The lechwe, or southern lechwe, (Kobus leche) is an antelope found in Botswana, Zambia, southeastern Democratic Republic of the Congo, northeastern Namibia, and eastern Angola, especially in the Okavango Delta, Kafue Flats and Bangweulu Swamps. Lechwe stand 90 to 100 cm (35 to 39 in) at the shoulder and weigh from 70 to 120 kg (150 to 260 lb). They are golden brown with white bellies. Males are darker in colour, but general hue varies depending on subspecies. The long, spiral-structured horns are vaguely lyre-shaped, they are found only in males. The hindlegs are somewhat longer in proportion than in other antelopes, to ease long-distance running in marshy soil. Lechwe are found in marshy areas where they eat aquatic plants. They use the knee-deep water as protection from predators. Their legs are covered in a water-repellant substance which allows them to run quite fast in knee-deep water. Lechwe are diurnal. They gather in herds which can include many thousands of individuals. Herds are usually all of one sex, but during mating season they mix.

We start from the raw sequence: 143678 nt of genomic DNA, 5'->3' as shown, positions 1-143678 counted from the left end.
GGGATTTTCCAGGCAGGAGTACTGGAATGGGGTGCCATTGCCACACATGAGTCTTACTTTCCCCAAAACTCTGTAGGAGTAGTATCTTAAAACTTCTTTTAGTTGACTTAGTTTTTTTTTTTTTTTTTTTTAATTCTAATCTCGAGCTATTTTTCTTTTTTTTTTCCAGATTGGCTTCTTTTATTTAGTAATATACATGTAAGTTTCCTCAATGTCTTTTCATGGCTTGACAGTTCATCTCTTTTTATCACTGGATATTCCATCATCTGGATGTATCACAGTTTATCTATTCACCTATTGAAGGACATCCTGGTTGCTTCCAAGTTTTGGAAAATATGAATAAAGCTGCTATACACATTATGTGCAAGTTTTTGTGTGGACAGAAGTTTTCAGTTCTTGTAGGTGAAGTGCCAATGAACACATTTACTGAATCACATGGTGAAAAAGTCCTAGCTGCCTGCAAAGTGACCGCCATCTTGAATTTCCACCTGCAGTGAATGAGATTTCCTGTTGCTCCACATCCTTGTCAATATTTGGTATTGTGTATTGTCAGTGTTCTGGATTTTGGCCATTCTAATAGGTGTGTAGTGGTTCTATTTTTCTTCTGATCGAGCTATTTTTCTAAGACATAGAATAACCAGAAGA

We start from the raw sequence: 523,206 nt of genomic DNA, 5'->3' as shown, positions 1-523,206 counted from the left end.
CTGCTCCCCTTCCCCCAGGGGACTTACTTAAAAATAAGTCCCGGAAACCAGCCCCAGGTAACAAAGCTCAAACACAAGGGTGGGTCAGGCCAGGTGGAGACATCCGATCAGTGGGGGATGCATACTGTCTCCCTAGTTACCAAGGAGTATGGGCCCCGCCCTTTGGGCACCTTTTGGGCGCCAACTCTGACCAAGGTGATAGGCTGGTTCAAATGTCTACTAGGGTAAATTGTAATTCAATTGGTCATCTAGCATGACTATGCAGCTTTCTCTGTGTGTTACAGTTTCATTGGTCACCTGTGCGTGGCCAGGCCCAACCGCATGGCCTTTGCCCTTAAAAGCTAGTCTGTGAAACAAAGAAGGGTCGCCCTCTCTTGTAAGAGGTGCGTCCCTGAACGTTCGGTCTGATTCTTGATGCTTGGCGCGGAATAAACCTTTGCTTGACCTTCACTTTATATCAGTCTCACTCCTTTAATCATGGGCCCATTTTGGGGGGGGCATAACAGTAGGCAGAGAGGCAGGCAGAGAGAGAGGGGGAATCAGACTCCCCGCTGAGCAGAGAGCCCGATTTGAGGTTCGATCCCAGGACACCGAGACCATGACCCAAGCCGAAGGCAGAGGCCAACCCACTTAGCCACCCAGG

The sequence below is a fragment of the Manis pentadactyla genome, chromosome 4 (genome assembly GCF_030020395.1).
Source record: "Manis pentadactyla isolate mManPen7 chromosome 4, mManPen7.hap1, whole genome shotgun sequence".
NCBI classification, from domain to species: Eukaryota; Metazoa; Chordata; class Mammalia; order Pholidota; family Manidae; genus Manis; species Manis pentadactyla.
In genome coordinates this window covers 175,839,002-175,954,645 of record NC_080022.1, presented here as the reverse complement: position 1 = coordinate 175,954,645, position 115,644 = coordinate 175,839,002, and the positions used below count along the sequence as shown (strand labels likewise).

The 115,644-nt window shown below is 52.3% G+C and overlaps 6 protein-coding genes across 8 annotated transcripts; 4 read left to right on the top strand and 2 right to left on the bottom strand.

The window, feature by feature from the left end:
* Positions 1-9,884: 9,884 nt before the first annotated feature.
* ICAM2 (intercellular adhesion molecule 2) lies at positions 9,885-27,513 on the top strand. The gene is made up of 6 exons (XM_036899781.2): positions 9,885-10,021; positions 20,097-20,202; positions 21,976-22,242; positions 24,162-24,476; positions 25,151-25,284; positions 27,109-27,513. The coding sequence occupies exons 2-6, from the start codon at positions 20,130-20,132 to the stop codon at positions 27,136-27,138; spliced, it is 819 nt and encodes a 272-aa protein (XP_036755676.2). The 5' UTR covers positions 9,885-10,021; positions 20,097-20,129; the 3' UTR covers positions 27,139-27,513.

Roberts' lechwe (K. l. robertsi) (Rothschild, 1907) - Formerly found in northeastern Zambia, now rare.
Black lechwe (K. l. smithemani) (Lydekker, 1900) - Found in the Bangweulu region of Zambia.
^IUCN SSC Antelope Specialist Group (2008). Kobus leche. In: IUCN 2008. IUCN Red List of Threatened Species. Retrieved 10 May 2006. Database entry includes a brief justification of why this species is of least concern.